What a wonderful time of the year, right? Families are celebrating a very eventful year (especially if you just got married), but it can lead to a little bit of stress. No one tells you that the first holiday season after you get married is hard. You have your family’s traditions, his family’s traditions and the traditions that you and your spouse that you are wanting to start. Who do you please? The fact is that you can’t please everyone.
You have to create a new normal. I was so jealous of my sister in law, Jill, after she got married and the way she handled holidays. She didn’t stress about it. In fact, a lot of times, they take an anniversary trip during the holidays and are able to bypass some of the festivities. This is a great idea and a wonderful tradition to start. (A lot of credit should also go to my mother in law for understanding this predicament and taking the pressure off.) And for Jill and Brian, they are doing what they are supposed to be doing. They are putting their relationship first. And you should too.
I compare the first holiday together as a married couple to childbirth. No one really ever tells you exactly what it’s like before it happens. So here I am, telling you that it might be challenging, that it might lead to difficult conversations, and it might mean feelings getting hurt. And that is so hard. But you have to choose what is best for you and your spouse. What traditions are important to you? Growing up did your family drive around on Christmas Eve and look at Christmas lights? Your spouse’s family might have gone to an evening church service. This simple activity can create conflict. You both need to talk about what is most important to you and then develop a game plan. A great solution might be to see Christmas lights another night. This doesn’t have to create drama.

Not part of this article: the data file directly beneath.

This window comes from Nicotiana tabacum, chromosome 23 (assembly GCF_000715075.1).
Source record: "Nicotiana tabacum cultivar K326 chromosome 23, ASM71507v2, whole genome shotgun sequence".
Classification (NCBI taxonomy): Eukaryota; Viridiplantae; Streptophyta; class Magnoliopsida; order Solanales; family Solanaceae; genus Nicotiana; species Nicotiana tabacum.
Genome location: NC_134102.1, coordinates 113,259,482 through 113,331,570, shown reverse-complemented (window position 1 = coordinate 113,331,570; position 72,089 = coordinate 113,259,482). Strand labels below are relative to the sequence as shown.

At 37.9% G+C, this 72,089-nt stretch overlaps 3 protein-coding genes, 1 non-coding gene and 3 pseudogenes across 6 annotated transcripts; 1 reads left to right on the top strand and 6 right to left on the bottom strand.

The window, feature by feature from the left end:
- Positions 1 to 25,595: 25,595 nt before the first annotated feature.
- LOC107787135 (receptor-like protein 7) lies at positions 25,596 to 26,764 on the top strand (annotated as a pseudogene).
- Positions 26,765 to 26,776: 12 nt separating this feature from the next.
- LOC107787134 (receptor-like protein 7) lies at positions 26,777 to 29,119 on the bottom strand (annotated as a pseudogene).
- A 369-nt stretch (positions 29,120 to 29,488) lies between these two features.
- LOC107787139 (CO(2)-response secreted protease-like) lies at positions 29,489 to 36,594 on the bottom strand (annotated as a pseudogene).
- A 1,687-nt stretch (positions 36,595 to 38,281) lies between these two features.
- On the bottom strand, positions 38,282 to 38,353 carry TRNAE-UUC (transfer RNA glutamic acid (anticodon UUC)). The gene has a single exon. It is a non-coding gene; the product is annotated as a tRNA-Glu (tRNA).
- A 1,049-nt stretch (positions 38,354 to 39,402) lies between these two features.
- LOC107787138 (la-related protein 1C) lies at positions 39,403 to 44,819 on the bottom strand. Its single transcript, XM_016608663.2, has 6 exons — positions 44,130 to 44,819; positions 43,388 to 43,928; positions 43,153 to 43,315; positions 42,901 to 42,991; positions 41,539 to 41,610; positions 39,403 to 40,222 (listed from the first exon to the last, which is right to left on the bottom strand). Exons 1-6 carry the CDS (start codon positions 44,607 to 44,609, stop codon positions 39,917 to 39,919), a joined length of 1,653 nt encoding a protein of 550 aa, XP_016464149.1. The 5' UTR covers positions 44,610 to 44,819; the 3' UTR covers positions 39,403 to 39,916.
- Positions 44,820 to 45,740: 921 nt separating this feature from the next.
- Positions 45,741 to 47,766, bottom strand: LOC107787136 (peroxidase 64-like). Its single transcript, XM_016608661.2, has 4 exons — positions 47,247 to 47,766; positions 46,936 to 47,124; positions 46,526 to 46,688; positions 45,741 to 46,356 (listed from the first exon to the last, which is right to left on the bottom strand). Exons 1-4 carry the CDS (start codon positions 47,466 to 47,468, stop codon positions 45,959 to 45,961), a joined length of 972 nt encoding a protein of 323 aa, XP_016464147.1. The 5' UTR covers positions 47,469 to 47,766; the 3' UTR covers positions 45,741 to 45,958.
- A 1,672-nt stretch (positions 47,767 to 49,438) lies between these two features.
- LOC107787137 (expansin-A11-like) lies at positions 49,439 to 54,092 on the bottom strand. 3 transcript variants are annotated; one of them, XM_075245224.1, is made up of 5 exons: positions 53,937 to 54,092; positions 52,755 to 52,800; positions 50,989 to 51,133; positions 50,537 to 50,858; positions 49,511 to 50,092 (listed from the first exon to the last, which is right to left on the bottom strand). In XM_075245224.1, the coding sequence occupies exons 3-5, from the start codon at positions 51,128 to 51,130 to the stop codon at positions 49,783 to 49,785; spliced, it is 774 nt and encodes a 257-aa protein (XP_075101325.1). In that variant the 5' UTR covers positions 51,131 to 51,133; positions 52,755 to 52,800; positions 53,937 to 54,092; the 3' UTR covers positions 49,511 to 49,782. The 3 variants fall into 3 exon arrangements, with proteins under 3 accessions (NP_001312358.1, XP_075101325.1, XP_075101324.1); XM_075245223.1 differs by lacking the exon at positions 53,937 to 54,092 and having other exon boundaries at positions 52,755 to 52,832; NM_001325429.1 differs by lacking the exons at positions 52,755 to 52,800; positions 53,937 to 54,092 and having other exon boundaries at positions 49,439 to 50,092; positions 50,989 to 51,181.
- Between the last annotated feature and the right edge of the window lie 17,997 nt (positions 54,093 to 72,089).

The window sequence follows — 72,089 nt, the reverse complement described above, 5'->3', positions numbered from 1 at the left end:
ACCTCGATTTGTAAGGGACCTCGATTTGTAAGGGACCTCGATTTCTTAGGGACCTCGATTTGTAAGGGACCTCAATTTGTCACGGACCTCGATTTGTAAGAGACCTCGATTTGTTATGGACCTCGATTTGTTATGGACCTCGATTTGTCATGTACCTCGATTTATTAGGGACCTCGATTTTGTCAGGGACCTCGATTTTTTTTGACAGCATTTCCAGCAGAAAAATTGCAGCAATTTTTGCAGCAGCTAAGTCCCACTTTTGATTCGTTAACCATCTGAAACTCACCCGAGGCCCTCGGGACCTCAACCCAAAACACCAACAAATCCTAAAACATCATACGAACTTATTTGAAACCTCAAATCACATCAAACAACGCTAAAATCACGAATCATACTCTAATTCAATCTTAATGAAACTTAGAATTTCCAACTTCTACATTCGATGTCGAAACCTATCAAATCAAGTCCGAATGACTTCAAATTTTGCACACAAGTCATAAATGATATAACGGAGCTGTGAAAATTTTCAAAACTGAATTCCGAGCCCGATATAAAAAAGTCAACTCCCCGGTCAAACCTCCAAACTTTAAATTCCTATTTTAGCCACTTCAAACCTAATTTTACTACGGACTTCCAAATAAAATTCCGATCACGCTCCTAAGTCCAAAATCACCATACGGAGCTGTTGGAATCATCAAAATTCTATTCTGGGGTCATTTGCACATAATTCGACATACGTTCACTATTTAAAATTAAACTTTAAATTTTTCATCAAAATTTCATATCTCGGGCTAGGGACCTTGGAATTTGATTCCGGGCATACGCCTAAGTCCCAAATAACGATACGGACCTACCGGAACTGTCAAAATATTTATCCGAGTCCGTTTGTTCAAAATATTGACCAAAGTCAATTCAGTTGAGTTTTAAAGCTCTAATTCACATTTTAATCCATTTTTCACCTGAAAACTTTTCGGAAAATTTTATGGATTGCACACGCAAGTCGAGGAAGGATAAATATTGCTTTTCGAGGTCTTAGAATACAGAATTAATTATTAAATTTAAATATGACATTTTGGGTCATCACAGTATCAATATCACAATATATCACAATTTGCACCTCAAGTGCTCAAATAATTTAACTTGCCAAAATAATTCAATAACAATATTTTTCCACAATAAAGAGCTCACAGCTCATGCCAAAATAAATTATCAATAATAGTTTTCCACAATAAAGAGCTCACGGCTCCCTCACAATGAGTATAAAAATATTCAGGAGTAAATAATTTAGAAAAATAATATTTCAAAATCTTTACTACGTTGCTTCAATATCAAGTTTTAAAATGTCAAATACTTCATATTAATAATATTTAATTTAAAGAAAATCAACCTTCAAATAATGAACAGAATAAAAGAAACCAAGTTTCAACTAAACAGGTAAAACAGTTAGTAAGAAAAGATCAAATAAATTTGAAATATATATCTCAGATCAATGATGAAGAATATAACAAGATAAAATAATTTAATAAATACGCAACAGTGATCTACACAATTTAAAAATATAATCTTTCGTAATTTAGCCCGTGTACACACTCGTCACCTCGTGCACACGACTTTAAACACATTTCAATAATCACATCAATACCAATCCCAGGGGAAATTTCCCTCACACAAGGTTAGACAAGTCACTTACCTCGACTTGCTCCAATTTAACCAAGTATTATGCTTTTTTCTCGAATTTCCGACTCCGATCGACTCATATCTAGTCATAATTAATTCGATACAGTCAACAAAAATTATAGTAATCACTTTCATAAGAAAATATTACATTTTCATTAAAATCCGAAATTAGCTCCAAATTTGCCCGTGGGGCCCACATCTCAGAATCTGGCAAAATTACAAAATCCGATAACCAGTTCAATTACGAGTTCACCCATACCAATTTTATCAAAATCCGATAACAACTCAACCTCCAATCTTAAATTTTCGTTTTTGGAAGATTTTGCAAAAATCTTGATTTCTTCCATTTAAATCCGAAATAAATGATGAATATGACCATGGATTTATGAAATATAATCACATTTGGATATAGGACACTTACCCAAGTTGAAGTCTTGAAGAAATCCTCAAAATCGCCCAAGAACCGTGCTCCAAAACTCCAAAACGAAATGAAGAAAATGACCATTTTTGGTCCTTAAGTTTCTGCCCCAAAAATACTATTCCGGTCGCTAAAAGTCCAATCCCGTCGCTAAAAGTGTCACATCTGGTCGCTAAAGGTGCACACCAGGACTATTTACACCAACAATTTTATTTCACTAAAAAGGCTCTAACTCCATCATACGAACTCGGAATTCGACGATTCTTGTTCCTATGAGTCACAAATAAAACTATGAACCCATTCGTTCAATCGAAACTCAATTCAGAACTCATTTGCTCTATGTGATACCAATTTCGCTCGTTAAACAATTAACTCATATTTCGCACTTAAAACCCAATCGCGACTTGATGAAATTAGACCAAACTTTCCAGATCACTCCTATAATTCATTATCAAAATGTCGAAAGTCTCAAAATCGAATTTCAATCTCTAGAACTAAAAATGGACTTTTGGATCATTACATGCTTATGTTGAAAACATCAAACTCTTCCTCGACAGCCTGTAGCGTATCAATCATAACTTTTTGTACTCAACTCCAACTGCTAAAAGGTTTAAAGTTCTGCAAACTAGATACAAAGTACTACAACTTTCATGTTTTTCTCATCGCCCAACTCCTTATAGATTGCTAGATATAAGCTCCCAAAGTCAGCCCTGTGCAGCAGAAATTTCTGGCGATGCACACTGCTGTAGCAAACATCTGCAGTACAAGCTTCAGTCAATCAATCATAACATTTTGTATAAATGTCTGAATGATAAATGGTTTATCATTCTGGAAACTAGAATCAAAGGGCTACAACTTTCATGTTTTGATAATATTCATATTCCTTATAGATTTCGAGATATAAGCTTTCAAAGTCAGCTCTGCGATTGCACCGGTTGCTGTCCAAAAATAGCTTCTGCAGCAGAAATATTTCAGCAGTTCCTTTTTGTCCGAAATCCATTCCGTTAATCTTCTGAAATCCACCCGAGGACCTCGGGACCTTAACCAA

It’s almost silly that I’m writing this post as I still struggle with this 18 years later. I’m not proud that most years I’ve dragged my family to 3 different cities on Thanksgiving Day. I saw my mom do it, and I automatically picked that up. My level of stress was not near hers so I figured I was doing good. There were benefits though - Tons of leftovers, getting to see people that you love. It fills your heart. But crisscrossing Alabama every holiday is not healthy.
The new Angela has learned a lot and will be choosing a different route this year. Don’t get me wrong, I love my family, John’s too. But I’ve learned that what I am able to do today is good enough. I’m telling you this because I wish that I had learned it in my 20s.
Maybe you are reading this and thinking I’m certifiably insane. Could be. If this is not even remotely an issue for you, that is so wonderful! But if you are like me and you are trying to do too much, to please too many people, please take this to heart. At the end of the day, you have to do what is best for your marriage.
Sitting parents down and explaining it that way might help them understand your point of view too. They want your marriage to be successful but keep in mind that it’s not just the first holiday for you as a married couple; it’s the first holiday that they have to share you.